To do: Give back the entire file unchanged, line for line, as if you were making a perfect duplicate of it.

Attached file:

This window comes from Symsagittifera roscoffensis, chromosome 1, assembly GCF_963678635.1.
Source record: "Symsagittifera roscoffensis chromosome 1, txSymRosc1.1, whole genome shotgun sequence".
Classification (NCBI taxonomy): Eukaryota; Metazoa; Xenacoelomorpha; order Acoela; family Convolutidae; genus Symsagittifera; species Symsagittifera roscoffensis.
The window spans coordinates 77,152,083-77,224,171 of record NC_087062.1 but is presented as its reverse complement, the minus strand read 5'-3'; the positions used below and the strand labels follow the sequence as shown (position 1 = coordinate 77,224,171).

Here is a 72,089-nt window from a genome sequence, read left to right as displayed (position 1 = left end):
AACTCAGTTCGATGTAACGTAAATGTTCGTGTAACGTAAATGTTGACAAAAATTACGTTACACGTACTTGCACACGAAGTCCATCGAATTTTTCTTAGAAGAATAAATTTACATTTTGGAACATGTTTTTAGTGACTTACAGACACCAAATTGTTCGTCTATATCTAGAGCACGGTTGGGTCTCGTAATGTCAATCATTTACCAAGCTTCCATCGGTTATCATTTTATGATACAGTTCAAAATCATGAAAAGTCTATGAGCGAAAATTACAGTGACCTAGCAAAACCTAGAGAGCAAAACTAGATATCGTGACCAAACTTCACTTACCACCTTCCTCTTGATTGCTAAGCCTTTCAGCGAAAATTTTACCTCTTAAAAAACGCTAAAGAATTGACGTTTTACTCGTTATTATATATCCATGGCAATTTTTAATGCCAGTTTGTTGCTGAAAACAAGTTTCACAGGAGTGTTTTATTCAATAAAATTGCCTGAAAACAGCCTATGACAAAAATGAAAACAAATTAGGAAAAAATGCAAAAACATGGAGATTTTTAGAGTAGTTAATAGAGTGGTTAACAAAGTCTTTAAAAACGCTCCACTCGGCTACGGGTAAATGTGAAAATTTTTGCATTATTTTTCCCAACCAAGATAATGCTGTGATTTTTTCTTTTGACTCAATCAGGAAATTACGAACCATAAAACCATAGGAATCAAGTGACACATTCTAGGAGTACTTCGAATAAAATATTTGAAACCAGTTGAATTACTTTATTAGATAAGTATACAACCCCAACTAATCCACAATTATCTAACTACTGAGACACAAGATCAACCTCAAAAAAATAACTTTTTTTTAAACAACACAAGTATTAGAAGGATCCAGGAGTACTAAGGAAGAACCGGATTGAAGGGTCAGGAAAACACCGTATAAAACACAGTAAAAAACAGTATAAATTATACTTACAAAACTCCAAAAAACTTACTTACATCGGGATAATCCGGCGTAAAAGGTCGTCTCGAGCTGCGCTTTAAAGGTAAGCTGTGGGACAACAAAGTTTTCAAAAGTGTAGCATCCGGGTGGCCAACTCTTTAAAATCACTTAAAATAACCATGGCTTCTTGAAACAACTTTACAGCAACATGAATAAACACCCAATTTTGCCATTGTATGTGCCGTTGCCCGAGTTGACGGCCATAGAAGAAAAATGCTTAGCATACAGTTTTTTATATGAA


This window comes from Symsagittifera roscoffensis, chromosome 1, assembly GCF_963678635.1.
Source record: "Symsagittifera roscoffensis chromosome 1, txSymRosc1.1, whole genome shotgun sequence".
Classification (NCBI taxonomy): Eukaryota; Metazoa; Xenacoelomorpha; order Acoela; family Convolutidae; genus Symsagittifera; species Symsagittifera roscoffensis.
The window spans coordinates 77,152,083-77,224,171 of record NC_087062.1 but is presented as its reverse complement, the minus strand read 5'-3'; the positions used below and the strand labels follow the sequence as shown (position 1 = coordinate 77,224,171).

Here is a 72,089-nt window from a genome sequence, read left to right as displayed (position 1 = left end):
AACTCAGTTCGATGTAACGTAAATGTTCGTGTAACGTAAATGTTGACAAAAATTACGTTACACGTACTTGCACACGAAGTCCATCGAATTTTTCTTAGAAGAATAAATTTACATTTTGGAACATGTTTTTAGTGACTTACAGACACCAAATTGTTCGTCTATATCTAGAGCACGGTTGGGTCTCGTAATGTCAATCATTTACCAAGCTTCCATCGGTTATCATTTTATGATACAGTTCAAAATCATGAAAAGTCTATGAGCGAAAATTACAGTGACCTAGCAAAACCTAGAGAGCAAAACTAGATATCGTGACCAAACTTCACTTACCACCTTCCTCTTGATTGCTAAGCCTTTCAGCGAAAATTTTACCTCTTAAAAAACGCTAAAGAATTGACGTTTTACTCGTTATTATATATCCATGGCAATTTTTAATGCCAGTTTGTTGCTGAAAACAAGTTTCACAGGAGTGTTTTATTCAATAAAATTGCCTGAAAACAGCCTATGACAAAAATGAAAACAAATTAGGAAAAAATGCAAAAACATGGAGATTTTTAGAGTAGTTAATAGAGTGGTTAACAAAGTCTTTAAAAACGCTCCACTCGGCTACGGGTAAATGTGAAAATTTTTGCATTATTTTTCCCAACCAAGATAATGCTGTGATTTTTTCTTTTGACTCAATCAGGAAATTACGAACCATAAAACCATAGGAATCAAGTGACACATTCTAGGAGTACTTCGAATAAAATATTTGAAACCAGTTGAATTACTTTATTAGATAAGTATACAACCCCAACTAATCCACAATTATCTAACTACTGAGACACAAGATCAACCTCAAAAAAATAACTTTTTTTTAAACAACACAAGTATTAGAAGGATCCAGGAGTACTAAGGAAGAACCGGATTGAAGGGTCAGGAAAACACCGTATAAAACACAGTAAAAAACAGTATAAATTATACTTACAAAACTCCAAAAAACTTACTTACATCGGGATAATCCGGCGTAAAAGGTCGTCTCGAGCTGCGCTTTAAAGGTAAGCTGTGGGACAACAAAGTTTTCAAAAGTGTAGCATCCGGGTGGCCAACTCTTTAAAATCACTTAAAATAACCATGGCTTCTTGAAACAACTTTACAGCAACATGAATAAACACCCAATTTTGCCATTGTATGTGCCGTTGCCCGAGTTGACGGCCATAGAAGAAAAATGCTTAGCATACAGTTTTTTATATGAA